Resilient design guide presents flood control strategies
The guide presents examples of green infrastructure or multi-layered approaches that can help minimize the impact of natural disasters on existing structures.
“We tend to like things to be very stable, but for the most part ecological systems are not stable,” said Nina-Marie Lister, graduate program director and associate professor at Ryerson University School of Urban and Regional Planning. “Those patterns are changing within your lifetime. That's disturbing, it's also expensive,” Lister said.
Flooding, drought, forest fires and other disruptive events can have an impact that ripples out to affect the economy of the entire country.
Data from the Department of Commerce showed a dip of 5.8 percent in new residential construction for August compared to a 1.4 percent rise in July. New construction is one of many indicators the Department of Commerce uses to assess the overall health of the economy.
Economists said the downward movement could be blamed on flooding in the south, which temporarily put new construction on hold.
The south saw a 13 percent decline in single-family home construction starts in August, according to the National Association of Home Builders (NAHB). Yet builders are confident that the market will quickly rebound. The NAHB reported a six-point jump in builder confidence for September.
Extreme events don’t just affect the housing market. They impact whole communities. Resilient design is one way that landscape architects attempt to minimize that impact. It is geared toward adapting to changing conditions and it maintains or quickly regains functionality when conditions are extreme.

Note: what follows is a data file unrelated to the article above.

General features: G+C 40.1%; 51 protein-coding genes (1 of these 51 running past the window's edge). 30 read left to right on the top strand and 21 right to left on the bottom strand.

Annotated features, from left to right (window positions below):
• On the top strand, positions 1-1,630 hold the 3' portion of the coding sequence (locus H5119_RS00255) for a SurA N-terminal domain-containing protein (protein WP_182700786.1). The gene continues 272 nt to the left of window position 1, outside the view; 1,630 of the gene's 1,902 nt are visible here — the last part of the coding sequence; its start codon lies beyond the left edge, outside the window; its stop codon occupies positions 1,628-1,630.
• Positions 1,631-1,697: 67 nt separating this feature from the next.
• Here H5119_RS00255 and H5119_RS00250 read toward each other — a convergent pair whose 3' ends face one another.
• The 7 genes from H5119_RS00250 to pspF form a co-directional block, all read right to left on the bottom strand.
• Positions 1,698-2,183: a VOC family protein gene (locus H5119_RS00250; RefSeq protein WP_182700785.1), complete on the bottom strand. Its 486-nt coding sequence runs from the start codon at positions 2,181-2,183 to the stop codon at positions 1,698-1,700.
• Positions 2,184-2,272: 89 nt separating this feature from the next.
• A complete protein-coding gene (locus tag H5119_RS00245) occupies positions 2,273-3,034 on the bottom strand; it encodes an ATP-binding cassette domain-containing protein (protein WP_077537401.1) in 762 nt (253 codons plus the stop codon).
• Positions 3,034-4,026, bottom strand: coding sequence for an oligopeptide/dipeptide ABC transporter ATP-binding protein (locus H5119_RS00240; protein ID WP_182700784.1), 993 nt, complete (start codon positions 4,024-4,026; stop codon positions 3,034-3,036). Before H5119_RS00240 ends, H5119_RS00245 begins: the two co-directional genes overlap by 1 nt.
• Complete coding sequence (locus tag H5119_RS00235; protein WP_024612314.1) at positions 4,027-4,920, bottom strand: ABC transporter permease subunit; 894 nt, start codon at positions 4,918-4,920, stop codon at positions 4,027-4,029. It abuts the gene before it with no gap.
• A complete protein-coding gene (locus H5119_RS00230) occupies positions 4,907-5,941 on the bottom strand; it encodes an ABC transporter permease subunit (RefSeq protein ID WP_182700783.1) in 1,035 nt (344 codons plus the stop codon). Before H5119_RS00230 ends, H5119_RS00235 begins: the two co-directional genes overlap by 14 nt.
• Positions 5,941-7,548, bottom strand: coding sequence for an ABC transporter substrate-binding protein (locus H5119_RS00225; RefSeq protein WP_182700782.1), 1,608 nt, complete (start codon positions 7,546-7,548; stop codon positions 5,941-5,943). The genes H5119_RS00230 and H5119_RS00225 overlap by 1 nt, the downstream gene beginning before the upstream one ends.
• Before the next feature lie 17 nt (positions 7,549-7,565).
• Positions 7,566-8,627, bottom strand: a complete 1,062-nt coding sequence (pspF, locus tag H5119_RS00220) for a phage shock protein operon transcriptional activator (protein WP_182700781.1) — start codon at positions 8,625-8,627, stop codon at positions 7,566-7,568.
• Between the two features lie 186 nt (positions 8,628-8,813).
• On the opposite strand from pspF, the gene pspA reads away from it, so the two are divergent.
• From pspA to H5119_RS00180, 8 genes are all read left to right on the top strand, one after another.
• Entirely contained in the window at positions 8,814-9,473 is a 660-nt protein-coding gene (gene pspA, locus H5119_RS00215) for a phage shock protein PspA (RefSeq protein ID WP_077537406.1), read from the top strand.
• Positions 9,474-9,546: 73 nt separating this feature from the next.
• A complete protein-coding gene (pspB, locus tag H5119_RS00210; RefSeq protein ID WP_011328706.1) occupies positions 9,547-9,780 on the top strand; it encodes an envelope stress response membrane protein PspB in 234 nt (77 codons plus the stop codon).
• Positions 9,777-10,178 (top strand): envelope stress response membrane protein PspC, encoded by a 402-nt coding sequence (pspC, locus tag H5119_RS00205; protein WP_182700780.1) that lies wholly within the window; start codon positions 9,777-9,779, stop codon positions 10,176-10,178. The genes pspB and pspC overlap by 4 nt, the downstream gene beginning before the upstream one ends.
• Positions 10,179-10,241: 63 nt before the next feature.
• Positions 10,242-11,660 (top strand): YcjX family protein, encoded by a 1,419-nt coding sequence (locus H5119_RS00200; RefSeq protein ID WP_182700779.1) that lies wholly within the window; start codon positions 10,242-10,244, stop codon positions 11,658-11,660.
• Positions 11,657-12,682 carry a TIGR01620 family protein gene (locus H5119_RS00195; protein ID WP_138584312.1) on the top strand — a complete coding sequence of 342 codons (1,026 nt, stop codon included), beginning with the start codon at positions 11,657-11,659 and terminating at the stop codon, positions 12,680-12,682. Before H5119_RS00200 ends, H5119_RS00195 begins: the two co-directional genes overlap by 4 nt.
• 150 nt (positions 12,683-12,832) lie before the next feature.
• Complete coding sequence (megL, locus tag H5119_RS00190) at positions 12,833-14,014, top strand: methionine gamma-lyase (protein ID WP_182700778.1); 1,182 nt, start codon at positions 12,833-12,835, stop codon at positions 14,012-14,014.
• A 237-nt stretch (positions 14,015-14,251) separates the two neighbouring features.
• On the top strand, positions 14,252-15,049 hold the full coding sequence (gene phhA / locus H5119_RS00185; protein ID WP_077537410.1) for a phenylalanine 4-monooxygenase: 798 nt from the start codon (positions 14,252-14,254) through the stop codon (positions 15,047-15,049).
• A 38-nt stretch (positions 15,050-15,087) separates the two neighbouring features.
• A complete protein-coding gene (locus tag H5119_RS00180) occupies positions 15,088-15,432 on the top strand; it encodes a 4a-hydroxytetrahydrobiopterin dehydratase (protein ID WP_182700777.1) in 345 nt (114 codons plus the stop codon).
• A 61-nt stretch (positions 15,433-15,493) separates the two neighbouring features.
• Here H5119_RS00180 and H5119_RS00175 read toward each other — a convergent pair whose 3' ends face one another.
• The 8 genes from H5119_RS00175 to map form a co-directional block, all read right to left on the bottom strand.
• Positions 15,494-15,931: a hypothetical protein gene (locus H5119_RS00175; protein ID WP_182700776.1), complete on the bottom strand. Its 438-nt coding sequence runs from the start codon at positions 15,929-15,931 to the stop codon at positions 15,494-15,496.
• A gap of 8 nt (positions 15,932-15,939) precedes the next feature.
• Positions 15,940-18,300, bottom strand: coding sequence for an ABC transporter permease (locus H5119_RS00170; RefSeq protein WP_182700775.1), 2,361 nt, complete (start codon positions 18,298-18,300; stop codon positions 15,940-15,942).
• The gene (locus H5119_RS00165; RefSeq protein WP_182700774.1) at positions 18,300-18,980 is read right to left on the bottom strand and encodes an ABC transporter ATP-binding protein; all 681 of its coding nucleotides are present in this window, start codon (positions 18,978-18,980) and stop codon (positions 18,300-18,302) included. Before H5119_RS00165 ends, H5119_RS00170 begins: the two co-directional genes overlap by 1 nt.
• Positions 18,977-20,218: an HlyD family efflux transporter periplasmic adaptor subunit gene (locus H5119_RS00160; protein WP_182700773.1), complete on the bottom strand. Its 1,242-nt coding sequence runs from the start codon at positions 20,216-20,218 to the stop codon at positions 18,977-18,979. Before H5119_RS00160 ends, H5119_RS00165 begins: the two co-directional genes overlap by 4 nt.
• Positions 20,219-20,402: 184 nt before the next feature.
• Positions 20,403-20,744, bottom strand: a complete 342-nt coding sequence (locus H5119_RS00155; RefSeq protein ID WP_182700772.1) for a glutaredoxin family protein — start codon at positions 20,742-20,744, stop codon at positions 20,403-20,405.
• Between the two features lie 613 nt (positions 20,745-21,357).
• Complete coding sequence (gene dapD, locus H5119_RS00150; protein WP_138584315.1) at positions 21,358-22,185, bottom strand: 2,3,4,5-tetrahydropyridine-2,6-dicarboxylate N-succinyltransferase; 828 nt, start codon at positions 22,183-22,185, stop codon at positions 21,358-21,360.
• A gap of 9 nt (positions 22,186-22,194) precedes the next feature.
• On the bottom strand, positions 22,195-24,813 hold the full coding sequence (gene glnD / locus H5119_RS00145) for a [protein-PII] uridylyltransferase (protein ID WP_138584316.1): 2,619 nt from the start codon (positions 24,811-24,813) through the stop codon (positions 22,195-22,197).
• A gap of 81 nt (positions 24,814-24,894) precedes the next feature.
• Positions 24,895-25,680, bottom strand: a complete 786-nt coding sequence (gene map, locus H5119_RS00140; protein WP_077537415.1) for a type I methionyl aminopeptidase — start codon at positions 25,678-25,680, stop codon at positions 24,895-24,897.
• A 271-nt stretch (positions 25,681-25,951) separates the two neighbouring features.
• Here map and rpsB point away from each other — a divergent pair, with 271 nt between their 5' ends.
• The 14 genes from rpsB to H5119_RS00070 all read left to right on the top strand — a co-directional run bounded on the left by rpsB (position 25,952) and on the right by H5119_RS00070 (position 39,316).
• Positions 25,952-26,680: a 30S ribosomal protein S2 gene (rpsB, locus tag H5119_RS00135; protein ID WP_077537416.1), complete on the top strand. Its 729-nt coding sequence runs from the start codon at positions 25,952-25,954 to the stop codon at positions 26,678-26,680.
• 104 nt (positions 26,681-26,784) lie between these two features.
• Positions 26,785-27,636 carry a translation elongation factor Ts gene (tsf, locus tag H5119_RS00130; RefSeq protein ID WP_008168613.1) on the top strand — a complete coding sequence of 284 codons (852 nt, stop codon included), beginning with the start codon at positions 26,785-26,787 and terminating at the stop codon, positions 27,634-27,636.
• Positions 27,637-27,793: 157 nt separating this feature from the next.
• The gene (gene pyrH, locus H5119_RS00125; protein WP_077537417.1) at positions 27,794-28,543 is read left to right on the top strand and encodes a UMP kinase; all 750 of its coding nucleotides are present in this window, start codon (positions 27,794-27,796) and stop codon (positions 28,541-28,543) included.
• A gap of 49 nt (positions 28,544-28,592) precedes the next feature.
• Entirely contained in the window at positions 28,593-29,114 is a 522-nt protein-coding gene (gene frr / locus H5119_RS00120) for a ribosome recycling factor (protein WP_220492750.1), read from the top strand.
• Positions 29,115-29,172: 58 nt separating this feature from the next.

The new guide presents ideas and tools to help communities recover more quickly from extreme events.
“The guide is intended to point readers to a series of examples of built projects that show how these infrastructures can be linked, and how they're multi-functional and how they can work,” said Lister, who was one of the reviewers.
Resilient design to address flooding could include parks that can flood safely, gardens that can store excess water, and parking areas or roads that absorb water rather than allowing runoff. Many of these systems have positive secondary effects. For example, parks provide additional greenery that helps beautify a city and improve air quality, while also providing space for outdoor activities.
“Those kinds of infrastructure work as complements to one another. They’re not redundant,” Lister said. “When one fails it’s not the end of the proverbial world.”
Lister said she has seen overwhelming public support for resilience projects.
“Community advocates are really important. They end up being the people who first of all will change the way people vote, they raise the level of literacy — ecological and resilience literacy — in the public and the public starts to demand things.”
The stumbling block often comes from governments that don’t know how to plan, fund and evaluate projects that don’t fit into their existing categories, Lister said.
“Their assessment criteria don’t speak to one another,” Lister said. “Often these types of infrastructures appear to be much more expensive than they really are.”